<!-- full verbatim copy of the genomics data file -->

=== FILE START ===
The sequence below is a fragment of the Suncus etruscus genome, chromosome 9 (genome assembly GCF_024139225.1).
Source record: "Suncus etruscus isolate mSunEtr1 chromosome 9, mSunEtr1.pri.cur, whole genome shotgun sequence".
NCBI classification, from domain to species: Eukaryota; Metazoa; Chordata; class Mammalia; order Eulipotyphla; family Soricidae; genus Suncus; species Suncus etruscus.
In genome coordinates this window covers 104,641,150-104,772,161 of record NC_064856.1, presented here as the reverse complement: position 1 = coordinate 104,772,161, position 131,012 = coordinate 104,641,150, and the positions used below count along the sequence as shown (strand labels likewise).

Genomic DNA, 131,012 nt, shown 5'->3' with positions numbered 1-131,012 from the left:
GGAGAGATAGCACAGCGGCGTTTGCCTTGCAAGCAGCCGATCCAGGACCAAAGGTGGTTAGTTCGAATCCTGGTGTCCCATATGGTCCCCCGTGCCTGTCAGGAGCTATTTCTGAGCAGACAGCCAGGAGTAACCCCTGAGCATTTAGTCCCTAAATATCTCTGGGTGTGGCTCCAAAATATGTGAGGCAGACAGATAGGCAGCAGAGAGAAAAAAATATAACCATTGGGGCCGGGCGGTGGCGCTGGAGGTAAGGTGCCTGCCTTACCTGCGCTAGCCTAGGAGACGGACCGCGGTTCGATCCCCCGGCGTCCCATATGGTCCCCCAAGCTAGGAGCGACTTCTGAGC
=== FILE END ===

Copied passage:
The sequence below is a fragment of the Suncus etruscus genome, chromosome 9 (genome assembly GCF_024139225.1).
Source record: "Suncus etruscus isolate mSunEtr1 chromosome 9, mSunEtr1.pri.cur, whole genome shotgun sequence".
NCBI classification, from domain to species: Eukaryota; Metazoa; Chordata; class Mammalia; order Eulipotyphla; family Soricidae; genus Suncus; species Suncus etruscus.
In genome coordinates this window covers 104,641,150-104,772,161 of record NC_064856.1, presented here as the reverse complement: position 1 = coordinate 104,772,161, position 131,012 = coordinate 104,641,150, and the positions used below count along the sequence as shown (strand labels likewise).

Genomic DNA, 131,012 nt, shown 5'->3' with positions numbered 1-131,012 from the left:
GGAGAGATAGCACAGCGGCGTTTGCCTTGCAAGCAGCCGATCCAGGACCAAAGGTGGTTAGTTCGAATCCTGGTGTCCCATATGGTCCCCCGTGCCTGTCAGGAGCTATTTCTGAGCAGACAGCCAGGAGTAACCCCTGAGCATTTAGTCCCTAAATATCTCTGGGTGTGGCTCCAAAATATGTGAGGCAGACAGATAGGCAGCAGAGAGAAAAAAATATAACCATTGGGGCCGGGCGGTGGCGCTGGAGGTAAGGTGCCTGCCTTACCTGCGCTAGCCTAGGAGACGGACCGCGGTTCGATCCCCCGGCGTCCCATATGGTCCCCCAAGCTAGGAGCGACTTCTGAGC